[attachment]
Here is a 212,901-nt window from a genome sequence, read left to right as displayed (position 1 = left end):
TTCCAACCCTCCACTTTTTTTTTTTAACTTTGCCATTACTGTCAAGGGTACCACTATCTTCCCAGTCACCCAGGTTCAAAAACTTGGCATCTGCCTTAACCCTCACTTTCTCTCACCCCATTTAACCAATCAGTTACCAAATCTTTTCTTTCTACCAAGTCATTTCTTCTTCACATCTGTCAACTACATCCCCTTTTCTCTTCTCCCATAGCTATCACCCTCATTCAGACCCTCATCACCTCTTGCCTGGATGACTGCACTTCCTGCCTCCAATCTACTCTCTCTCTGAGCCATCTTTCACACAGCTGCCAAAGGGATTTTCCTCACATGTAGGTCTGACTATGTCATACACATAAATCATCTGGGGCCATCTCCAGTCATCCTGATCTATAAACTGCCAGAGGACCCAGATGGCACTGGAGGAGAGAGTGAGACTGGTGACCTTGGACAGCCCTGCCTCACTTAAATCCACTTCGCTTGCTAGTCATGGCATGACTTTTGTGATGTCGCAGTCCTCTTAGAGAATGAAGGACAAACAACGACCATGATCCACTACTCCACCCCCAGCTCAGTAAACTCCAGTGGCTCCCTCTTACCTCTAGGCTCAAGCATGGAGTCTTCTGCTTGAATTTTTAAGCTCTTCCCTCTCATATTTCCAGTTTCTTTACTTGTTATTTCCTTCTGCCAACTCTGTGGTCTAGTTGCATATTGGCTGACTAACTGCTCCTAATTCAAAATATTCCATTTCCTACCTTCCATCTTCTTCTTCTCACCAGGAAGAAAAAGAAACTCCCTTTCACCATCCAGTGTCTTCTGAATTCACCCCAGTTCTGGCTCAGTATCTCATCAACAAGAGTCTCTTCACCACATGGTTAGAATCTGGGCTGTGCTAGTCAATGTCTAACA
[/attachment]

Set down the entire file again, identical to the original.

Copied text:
Here is a 212,901-nt window from a genome sequence, read left to right as displayed (position 1 = left end):
TTCCAACCCTCCACTTTTTTTTTTTAACTTTGCCATTACTGTCAAGGGTACCACTATCTTCCCAGTCACCCAGGTTCAAAAACTTGGCATCTGCCTTAACCCTCACTTTCTCTCACCCCATTTAACCAATCAGTTACCAAATCTTTTCTTTCTACCAAGTCATTTCTTCTTCACATCTGTCAACTACATCCCCTTTTCTCTTCTCCCATAGCTATCACCCTCATTCAGACCCTCATCACCTCTTGCCTGGATGACTGCACTTCCTGCCTCCAATCTACTCTCTCTCTGAGCCATCTTTCACACAGCTGCCAAAGGGATTTTCCTCACATGTAGGTCTGACTATGTCATACACATAAATCATCTGGGGCCATCTCCAGTCATCCTGATCTATAAACTGCCAGAGGACCCAGATGGCACTGGAGGAGAGAGTGAGACTGGTGACCTTGGACAGCCCTGCCTCACTTAAATCCACTTCGCTTGCTAGTCATGGCATGACTTTTGTGATGTCGCAGTCCTCTTAGAGAATGAAGGACAAACAACGACCATGATCCACTACTCCACCCCCAGCTCAGTAAACTCCAGTGGCTCCCTCTTACCTCTAGGCTCAAGCATGGAGTCTTCTGCTTGAATTTTTAAGCTCTTCCCTCTCATATTTCCAGTTTCTTTACTTGTTATTTCCTTCTGCCAACTCTGTGGTCTAGTTGCATATTGGCTGACTAACTGCTCCTAATTCAAAATATTCCATTTCCTACCTTCCATCTTCTTCTTCTCACCAGGAAGAAAAAGAAACTCCCTTTCACCATCCAGTGTCTTCTGAATTCACCCCAGTTCTGGCTCAGTATCTCATCAACAAGAGTCTCTTCACCACATGGTTAGAATCTGGGCTGTGCTAGTCAATGTCTAACA